Last year I managed to gain 15 pounds of lean mass. From 165 LBM to 180 LBM. I am 6' 3/4". I estimate my natural LBM limit is 200 (if I do not use steriods, which I have no intention of using).
Last year I did a routine anchored by the deadlift, squat, bench press, and military press. All exercises were performed at 2X5. I increased weight as soon / often as I could.
This year I was going to modify my routine a bit and use a Hepburn routine I came across. I plan on following this for Deads, Squats, Bench, and maybe Military press.
My goal is to gain 5-10 pounds LBM in the next 12 months. Will this routine get me there?
Start by doing a series of warmup sets. You don't want to do too many because they'll tap into your reserves, and you're going to need all your reserve strength to complete this workout. Three or four sets are usually enough. Once you're warmed up, select a work weight that's a bit lower than your best single and proceed to do five singles with it. After you finish that, drop back 50 pounds and do five sets of five. You may think that's a lot of sets and reps, and you're right. That's why this program only works for advanced lifters. The routine for one exercise will take about an hour and 15 minutes to complete. You can do your warmup sets and the first couple of singles quickly, but then you have to slow your pace for the final singles and the sets of five. You'll discover that the fives are more demanding than the singles, but they're really the meat of the routine. They help expand your base and push the singles higher. On the squat and deadlift the difference between the singles and the fives should be more than 50 pounds – 75 or 100 might be more appropriate. You can determine that by trial and error.
Here's how the Hepburn routine would play out for someone who's benching 335: warmup sets of 135x5, 225x5, 275x3, 295x2, then five singles with 325, followed by five sets of five with 275.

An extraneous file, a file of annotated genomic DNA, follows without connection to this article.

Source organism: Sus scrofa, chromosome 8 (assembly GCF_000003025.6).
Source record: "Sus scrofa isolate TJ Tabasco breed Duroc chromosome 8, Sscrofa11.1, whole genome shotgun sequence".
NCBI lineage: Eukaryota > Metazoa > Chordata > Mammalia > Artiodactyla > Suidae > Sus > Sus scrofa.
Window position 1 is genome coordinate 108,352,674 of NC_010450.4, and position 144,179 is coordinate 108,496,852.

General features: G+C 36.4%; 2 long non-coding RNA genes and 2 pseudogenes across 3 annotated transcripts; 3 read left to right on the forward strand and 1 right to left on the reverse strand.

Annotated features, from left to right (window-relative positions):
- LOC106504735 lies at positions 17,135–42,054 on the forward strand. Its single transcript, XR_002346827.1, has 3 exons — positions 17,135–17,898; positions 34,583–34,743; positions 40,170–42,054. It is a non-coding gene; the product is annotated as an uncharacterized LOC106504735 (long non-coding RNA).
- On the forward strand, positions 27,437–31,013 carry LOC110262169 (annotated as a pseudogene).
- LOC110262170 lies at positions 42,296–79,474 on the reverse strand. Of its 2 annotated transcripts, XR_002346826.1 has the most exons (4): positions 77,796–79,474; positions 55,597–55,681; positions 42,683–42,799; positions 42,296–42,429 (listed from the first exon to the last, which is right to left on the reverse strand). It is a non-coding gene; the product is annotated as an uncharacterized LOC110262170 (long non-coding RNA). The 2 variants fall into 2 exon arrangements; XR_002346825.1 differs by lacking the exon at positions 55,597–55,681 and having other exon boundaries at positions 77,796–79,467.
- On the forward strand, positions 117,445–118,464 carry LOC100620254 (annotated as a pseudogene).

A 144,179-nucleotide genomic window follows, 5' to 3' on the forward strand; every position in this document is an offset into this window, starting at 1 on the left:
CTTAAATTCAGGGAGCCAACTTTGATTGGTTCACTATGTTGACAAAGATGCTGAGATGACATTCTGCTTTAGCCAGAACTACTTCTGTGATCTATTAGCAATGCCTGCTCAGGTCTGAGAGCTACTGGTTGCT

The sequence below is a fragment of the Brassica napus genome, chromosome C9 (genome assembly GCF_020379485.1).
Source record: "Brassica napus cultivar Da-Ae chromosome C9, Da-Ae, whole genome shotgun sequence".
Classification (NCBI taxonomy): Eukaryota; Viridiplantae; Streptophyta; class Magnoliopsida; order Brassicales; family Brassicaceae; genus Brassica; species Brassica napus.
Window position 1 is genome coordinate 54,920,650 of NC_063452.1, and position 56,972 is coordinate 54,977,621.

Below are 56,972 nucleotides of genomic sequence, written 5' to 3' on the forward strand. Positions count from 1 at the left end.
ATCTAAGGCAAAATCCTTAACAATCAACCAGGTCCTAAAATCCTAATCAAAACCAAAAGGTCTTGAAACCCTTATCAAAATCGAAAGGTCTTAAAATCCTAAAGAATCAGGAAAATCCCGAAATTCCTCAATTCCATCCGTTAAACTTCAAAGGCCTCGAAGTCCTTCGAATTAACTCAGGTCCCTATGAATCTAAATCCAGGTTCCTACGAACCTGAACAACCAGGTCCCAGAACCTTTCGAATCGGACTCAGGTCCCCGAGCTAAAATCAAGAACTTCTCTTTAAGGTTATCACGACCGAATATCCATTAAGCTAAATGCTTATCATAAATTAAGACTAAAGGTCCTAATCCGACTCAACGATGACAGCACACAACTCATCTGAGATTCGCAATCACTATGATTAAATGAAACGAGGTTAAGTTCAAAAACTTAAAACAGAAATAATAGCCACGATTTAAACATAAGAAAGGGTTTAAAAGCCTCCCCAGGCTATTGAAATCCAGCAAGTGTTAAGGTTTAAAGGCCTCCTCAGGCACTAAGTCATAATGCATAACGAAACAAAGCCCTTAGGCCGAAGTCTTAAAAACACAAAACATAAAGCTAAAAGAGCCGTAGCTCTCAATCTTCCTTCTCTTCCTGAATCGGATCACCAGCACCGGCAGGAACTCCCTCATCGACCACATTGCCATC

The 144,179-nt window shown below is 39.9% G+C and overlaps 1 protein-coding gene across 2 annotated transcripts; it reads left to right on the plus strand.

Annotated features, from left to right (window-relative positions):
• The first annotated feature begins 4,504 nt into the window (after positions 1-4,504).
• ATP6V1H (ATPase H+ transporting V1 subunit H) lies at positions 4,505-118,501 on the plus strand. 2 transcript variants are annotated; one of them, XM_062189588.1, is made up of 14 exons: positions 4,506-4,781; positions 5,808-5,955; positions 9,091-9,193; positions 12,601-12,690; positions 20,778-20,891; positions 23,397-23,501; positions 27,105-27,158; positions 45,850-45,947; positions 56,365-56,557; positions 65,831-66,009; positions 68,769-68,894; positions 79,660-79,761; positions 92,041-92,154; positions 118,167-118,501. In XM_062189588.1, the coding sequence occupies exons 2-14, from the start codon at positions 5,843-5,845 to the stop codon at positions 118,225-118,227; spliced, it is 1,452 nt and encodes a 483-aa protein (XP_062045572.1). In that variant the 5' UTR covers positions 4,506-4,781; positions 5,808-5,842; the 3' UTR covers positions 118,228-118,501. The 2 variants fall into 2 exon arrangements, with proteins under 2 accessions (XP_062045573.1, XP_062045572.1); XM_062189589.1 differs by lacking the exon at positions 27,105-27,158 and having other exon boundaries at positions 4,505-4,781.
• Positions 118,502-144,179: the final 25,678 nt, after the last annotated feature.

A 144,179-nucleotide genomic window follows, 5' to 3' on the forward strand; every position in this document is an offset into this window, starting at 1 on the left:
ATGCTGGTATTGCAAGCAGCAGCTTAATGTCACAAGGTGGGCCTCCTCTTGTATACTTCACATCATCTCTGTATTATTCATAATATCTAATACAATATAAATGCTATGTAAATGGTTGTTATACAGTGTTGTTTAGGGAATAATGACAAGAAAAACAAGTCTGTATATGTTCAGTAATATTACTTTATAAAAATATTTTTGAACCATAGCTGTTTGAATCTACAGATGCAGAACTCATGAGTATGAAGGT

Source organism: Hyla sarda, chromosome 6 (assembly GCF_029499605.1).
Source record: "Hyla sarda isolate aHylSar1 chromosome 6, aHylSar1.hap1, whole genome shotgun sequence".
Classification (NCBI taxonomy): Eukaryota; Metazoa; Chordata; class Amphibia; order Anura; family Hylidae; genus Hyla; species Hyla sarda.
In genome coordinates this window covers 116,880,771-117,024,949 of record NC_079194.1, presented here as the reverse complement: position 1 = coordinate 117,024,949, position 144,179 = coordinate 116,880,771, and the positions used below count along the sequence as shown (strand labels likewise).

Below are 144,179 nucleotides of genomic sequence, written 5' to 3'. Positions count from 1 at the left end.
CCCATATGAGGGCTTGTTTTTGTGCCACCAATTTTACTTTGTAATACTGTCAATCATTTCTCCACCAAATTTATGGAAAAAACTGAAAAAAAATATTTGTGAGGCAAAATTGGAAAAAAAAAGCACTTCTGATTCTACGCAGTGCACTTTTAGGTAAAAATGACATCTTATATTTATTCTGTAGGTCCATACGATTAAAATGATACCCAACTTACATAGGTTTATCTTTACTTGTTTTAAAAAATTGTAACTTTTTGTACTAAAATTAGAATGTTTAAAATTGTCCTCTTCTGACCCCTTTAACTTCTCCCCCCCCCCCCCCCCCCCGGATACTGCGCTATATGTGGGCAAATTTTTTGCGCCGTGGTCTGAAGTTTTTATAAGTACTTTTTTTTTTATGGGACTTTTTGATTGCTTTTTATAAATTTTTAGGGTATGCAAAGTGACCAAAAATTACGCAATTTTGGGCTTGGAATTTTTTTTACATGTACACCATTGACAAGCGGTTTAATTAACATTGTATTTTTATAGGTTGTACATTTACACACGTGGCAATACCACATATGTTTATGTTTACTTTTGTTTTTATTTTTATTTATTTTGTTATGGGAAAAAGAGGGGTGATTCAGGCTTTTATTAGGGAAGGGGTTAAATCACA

Assuming you were successful in using the above numbers, the next time you do Hepburn's routine, your lifts will look like this: warmups of 135x5, 225x5, 275x3, 300x2; five singles with 330; five sets of five with 280. Notice that the numbers on both the singles and fives move up only five pounds.
The key to making this routine work is to always make all of your reps, and I mean every one of them. Should you fail on any of your sets, you must stay with those same numbers the next time you do the routine. Any hedging, and you won't make the same progress you would if you stuck with the regimen religiously.
I tried it this morning on the deadlift. I did single reps @ 495. I failed on the 5th rep. I did sets of 5 @ 405. I only completed 3 sets.
Last edited by r2473; 09-14-2009 at 03:44 PM.
The biggest thing with bulking is eating. The routine isn't as important as the diet.
Give chalk a chance.
49 years old
I eat between 4K and 5K calories. I drink chocolate milk and eat peanut butter to add the extra calories to get me up to that daily intake. I weigh about 230.
My goal is 10 more pounds muscle. My goal weight is 210. I will be about 11% bf if I reach those goals.